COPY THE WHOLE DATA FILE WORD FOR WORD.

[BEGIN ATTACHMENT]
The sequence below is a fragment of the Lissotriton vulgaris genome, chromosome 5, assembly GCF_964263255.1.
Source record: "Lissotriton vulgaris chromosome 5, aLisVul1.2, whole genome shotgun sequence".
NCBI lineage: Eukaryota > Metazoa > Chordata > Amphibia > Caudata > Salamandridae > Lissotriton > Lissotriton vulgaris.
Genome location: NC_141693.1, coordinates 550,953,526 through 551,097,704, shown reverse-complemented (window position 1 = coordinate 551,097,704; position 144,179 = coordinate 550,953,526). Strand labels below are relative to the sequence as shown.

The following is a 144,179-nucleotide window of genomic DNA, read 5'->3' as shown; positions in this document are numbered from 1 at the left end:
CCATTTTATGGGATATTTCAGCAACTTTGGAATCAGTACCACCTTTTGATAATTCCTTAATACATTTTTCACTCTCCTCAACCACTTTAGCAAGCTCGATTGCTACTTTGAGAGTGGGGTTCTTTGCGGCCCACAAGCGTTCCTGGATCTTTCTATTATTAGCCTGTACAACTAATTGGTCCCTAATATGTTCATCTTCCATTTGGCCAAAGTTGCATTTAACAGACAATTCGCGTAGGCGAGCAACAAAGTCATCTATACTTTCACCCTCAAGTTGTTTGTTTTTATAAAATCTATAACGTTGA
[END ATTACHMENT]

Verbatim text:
The sequence below is a fragment of the Lissotriton vulgaris genome, chromosome 5, assembly GCF_964263255.1.
Source record: "Lissotriton vulgaris chromosome 5, aLisVul1.2, whole genome shotgun sequence".
NCBI lineage: Eukaryota > Metazoa > Chordata > Amphibia > Caudata > Salamandridae > Lissotriton > Lissotriton vulgaris.
Genome location: NC_141693.1, coordinates 550,953,526 through 551,097,704, shown reverse-complemented (window position 1 = coordinate 551,097,704; position 144,179 = coordinate 550,953,526). Strand labels below are relative to the sequence as shown.

The following is a 144,179-nucleotide window of genomic DNA, read 5'->3' as shown; positions in this document are numbered from 1 at the left end:
CCATTTTATGGGATATTTCAGCAACTTTGGAATCAGTACCACCTTTTGATAATTCCTTAATACATTTTTCACTCTCCTCAACCACTTTAGCAAGCTCGATTGCTACTTTGAGAGTGGGGTTCTTTGCGGCCCACAAGCGTTCCTGGATCTTTCTATTATTAGCCTGTACAACTAATTGGTCCCTAATATGTTCATCTTCCATTTGGCCAAAGTTGCATTTAACAGACAATTCGCGTAGGCGAGCAACAAAGTCATCTATACTTTCACCCTCAAGTTGTTTGTTTTTATAAAATCTATAACGTTGA